For Chi-chi Nwanoku, coming up with the right name for her new minority orchestra was a stressful experience.

Though Ms. Nwanoku had quickly formed a board of directors and had already selected most of her players — 62 musicians representing 31 different nationalities — she was constantly reminded that it would be hard to promote their first concert at the Queen Elizabeth Hall at the Southbank Centre, London, in September 2015 or to even set up a website without a name.

She knew she did not want it to be the Such-and-Such Philharmonic or the Something Symphony, and the recent trend for orchestras to take Latin or Greek names also did not inspire her. But the night before one of her board meetings, the name came to Ms. Nwanoku, a double bass player who grew up in Britain, where she was classically trained.

“I literally sat bolt upright in my bed at 4 a.m. and I just shouted ‘Chineke!’” she said, referring to a word from the Nigerian Igbo tribe, which was her father’s clan. “In Chinua Achebe’s book ‘Things Fall Apart’, you see the word ‘Chineke’ every now and then, with people exclaiming it when something amazing happens. It means ‘wonderful’ or ‘wow’.”

The next day, when the board members asked her the inevitable question about a name, Ms. Nwanoku told them and explained the meaning behind it. The board loved the idea.
“My dad would be smiling that this Igbo word is being said by everybody,” said Ms. Nwanoku, who has Irish ancestry on her maternal side. “And it means something so positive.”

Since that first concert, the Chineke Foundation — which includes both Europe’s first professional orchestra made up entirely of minority musicians from across Britain and Europe, and also a junior orchestra — has had a strong impact not only on the musicians involved, but also on the audiences.
The first concert in 2015 during the Africa Utopia festival sold out, and fans lined up outside the concert hall hoping to get in. The performance last year, held at the Southbank’s larger Royal Festival Hall, which seats over 2,000, was also hugely popular.

This year the orchestra has a number of performances, including a concert this past Sunday, St. George’s Day, at St. George’s Bristol, a former church turned concert space. In May, some members who have performed with the Sphinx Organization, a nonprofit organisation based in Detroit that is dedicated to the development of black and Latino classical musicians, will appear in a musical showcase in the Netherlands.

“Chi-chi is a force of nature, and what she has been able to do in a short period of time, it has been fantastic,” said Afa S. Dworkin, the president and artistic director of Sphinx. “The response has been undeniably positive throughout the musical community.”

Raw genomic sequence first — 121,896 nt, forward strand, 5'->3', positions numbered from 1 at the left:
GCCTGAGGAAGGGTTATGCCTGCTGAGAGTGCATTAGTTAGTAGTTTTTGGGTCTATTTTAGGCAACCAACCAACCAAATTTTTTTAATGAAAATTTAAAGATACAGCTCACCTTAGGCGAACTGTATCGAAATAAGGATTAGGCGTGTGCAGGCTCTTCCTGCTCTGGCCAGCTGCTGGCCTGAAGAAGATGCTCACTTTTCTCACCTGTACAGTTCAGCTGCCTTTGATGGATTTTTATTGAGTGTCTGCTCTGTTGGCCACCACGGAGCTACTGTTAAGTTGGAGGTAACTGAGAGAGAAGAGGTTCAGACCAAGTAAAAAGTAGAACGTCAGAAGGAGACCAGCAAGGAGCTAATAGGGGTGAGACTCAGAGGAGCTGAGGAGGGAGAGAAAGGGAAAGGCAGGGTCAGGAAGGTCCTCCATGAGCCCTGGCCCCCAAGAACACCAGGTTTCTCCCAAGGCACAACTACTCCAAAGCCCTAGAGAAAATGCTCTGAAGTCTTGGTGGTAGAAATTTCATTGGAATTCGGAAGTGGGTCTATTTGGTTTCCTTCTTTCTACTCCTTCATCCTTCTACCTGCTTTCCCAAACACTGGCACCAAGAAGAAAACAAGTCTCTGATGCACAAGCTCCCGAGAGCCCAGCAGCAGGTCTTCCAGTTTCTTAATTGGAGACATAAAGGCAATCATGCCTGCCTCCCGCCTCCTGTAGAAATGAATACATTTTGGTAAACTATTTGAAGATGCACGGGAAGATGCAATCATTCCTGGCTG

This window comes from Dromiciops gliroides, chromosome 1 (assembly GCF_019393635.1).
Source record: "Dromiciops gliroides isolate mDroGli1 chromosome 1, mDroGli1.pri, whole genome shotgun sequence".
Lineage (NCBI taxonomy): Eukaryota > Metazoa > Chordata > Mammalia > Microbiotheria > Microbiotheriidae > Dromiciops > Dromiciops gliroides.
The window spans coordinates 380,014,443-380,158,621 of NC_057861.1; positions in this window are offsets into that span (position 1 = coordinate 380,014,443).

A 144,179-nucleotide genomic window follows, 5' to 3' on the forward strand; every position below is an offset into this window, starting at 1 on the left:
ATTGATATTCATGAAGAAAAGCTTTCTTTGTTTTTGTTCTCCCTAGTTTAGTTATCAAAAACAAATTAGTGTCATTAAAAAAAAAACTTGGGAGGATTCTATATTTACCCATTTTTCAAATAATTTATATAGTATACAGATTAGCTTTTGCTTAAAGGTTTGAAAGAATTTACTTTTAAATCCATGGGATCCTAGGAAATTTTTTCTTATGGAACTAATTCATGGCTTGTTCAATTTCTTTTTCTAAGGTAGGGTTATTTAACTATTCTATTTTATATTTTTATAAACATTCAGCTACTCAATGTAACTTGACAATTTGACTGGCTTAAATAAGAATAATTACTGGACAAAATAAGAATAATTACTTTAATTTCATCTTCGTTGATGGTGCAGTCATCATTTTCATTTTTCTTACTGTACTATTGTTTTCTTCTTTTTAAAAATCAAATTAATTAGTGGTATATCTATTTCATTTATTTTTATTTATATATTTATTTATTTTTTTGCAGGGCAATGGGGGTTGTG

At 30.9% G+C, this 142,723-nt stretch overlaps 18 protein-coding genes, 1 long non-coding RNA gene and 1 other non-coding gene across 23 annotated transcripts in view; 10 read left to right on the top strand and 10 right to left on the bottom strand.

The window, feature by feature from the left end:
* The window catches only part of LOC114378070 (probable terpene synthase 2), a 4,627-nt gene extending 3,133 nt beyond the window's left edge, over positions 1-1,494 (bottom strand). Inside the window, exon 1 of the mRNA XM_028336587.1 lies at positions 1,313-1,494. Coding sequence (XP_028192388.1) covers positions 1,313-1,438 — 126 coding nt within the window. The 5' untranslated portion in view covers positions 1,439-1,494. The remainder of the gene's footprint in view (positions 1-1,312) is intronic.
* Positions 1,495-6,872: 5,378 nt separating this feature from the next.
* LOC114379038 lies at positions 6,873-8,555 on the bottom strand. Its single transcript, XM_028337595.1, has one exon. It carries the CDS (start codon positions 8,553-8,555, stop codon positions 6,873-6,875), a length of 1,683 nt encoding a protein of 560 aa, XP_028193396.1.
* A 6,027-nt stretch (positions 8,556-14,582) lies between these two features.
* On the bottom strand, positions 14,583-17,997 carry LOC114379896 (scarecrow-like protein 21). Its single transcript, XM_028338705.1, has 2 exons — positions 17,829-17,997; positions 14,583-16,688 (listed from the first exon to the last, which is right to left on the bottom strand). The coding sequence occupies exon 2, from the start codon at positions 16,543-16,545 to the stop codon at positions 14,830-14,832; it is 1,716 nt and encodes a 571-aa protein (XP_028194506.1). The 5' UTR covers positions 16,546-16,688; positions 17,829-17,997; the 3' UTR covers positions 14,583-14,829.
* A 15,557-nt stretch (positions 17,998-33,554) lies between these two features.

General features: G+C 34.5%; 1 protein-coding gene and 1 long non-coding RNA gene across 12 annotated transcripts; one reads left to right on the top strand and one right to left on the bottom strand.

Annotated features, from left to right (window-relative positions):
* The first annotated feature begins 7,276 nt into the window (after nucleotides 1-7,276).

Ms. Nwanoku came up with the idea after attending a showcase of the Democratic Republic of Congo’s Kinshasa Symphony at Africa Utopia in 2014. It reminded her of a conversation she had had with Ed Vaizey, then Britain’s culture minister, who said that whenever he attended a symphony or ensemble where Ms. Nwanoku was performing, she often was the only member of a minority on stage.

Ms. Nwanoku has played with some of Europe’s leading chamber orchestras and was a founding member of the Orchestra of the Age of Enlightenment in London. “All of the orchestras I have played in, I have always been the only person of colour for 35 years,” she said, adding that many British orchestras go into minority and ethnic communities to perform and educate on classical music.
After the conversation with Mr. Vaizey, and noticing that the audience for the Kinshasa Symphony performance was almost entirely white, she decided to do something.

She soon began recruiting professional musicians from across Britain and Europe, including those with Indian, Bangladeshi, Caribbean, African, Sri Lankan, Pakistani and Iranian backgrounds. Within months, Chineke’s professional orchestra was booked to perform at the Queen Elizabeth Hall.
“Chi-chi managed to get things organized very fast, but you know she was a sprinter,” said Simon Rattle, the artistic director of the Berlin Philharmonic and a longtime friend, referring to the fact that Ms. Nwanoku was a competitive runner until age 18, when she was injured.

“We want to spread the word that classical music is for absolutely everybody,” Mr. Rattle said. “And of course, we need orchestras to slowly and surely start looking like the communities in which they play.”
Five days before Chineke’s debut, the musicians practised together for the first time, and though they were a bit unsteady at first, they quickly found their feet. “It was the first time that many of us felt that no one was the odd man out,” Ms. Nwanoku said. “At the end of the day, everyone was embracing.”